#3762  
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Originally Posted by terrymorse
Correct. Keep your helmet jibber jabber where it belongs, in A&S.
I must be missing something...
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Old 01-24-24, 06:09 PM
  #3763  
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Moved some posts here from 50+
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Old 02-14-24, 06:13 PM
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Helmets for commuting

Thinking about my next helmet.

What helmet do you use for commutes or errands?

What features made you pick this helmet?

What modifications have you made to your helmet for comfort, convenience or safety?

What features / mods have you found to be especially or surprisingly helpful?

What features / mods have you found to be kind of meh or ultimately unproductive?

Know other threads are similar but new materials, new technology such as smart helmets, and creative use of magnets in recent years may mean there are some new or new-ish ideas out there that I certainly would find interesting.

Thanks in advance fo anyone that takes the time to respond.
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Old 02-15-24, 08:01 AM
  #3765  
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I like to buy an inexpensive white helmet with good ventilation. I clip a 180-degree red blinkie to the rear, a modest headlight to the top to blink during the day and be a solid supplemental light at night. I also mount a small action cam to capture my rides for review, to share, and in case evidence is needed after a collision.

I have been clipping the rear light to the elastic band that no longer seems to be used in newer designs. I'm sure I could fashion a mount for any future helmet if need be. I thought about spending the extra money for a helmet with integrated lights, but I don't think the front lights are as bright as what I can attach myself.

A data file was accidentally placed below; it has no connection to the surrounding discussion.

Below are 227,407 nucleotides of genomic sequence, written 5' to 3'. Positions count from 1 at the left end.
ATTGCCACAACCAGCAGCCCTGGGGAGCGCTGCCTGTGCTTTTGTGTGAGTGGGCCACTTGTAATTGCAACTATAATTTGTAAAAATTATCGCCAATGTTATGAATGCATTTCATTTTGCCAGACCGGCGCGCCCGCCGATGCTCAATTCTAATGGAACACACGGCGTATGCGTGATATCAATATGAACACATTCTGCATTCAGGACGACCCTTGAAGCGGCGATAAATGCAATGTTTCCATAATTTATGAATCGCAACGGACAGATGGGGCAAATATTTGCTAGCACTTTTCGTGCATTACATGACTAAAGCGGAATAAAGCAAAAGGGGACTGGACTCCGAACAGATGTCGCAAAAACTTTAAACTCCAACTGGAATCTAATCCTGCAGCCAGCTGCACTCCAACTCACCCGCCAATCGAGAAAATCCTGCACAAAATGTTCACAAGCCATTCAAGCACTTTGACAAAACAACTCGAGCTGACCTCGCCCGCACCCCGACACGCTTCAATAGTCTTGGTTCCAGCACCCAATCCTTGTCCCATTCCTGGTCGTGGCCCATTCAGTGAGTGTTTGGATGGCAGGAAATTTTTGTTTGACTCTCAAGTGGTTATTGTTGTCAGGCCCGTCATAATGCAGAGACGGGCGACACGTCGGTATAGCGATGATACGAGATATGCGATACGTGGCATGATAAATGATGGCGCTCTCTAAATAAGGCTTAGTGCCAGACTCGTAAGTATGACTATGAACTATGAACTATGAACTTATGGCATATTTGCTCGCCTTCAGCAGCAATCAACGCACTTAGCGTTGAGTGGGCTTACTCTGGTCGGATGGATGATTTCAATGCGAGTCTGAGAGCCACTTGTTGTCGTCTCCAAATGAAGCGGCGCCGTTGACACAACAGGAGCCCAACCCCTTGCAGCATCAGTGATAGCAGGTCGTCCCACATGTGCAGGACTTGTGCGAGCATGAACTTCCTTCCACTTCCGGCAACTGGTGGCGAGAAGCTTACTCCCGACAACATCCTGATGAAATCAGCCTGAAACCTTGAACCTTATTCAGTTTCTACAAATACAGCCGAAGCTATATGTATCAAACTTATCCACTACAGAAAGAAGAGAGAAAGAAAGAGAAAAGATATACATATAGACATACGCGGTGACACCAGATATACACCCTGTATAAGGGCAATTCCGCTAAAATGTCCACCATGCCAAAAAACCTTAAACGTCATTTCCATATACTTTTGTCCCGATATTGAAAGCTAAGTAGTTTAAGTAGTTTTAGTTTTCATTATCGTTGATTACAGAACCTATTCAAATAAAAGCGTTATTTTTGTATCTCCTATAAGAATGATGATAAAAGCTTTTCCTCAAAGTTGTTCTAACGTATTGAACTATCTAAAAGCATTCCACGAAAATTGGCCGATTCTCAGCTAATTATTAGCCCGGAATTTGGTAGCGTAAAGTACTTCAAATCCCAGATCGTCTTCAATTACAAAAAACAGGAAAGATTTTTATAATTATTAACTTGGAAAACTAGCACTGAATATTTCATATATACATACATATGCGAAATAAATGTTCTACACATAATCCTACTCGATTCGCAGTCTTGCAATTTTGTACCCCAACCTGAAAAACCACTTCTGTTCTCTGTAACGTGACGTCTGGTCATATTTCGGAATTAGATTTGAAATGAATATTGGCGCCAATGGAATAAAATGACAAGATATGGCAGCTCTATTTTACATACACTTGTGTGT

I ride year-round down to 5F and it's usually in the teens on winter mornings. Even at those temperatures I prefer lots of helmet ventilation. I wear a thin balaclava, and from 5-12F I may put up the hood of my light wind-breaker shell for an additional layer. But my head gets really hot, and a sweaty head gets and stays colder than a dry one.
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Old 02-16-24, 10:34 AM
  #3766  
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Originally Posted by BobbyG
I like to buy an inexpensive white helmet with good ventilation. I clip a 180-degree red blinkie to the rear, a modest headlight to the top to blink during the day and be a solid supplemental light at night. I also mount a small action cam to capture my rides for review, to share, and in case evidence is needed after a collision.

I have been clipping the rear light to the elastic band that no longer seems to be used in newer designs. I'm sure I could fashion a mount for any future helmet if need be. I thought about spending the extra money for a helmet with integrated lights, but I don't think the front lights are as bright as what I can attach myself.

I ride year-round down to 5F and it's usually in the teens on winter mornings. Even at those temperatures I prefer lots of helmet ventilation. I wear a thin balaclava, and from 5-12F I may put up the hood of my light wind-breaker shell for an additional layer. But my head gets really hot, and a sweaty head gets and stays colder than a dry one.
That's the very reason I steer clear of helmets with built-in lights. They're never what you really want for brightness. I've always managed to find a way to mount my own head and tail light along with mirror and camera. Of course, for night rides I leave the camera off.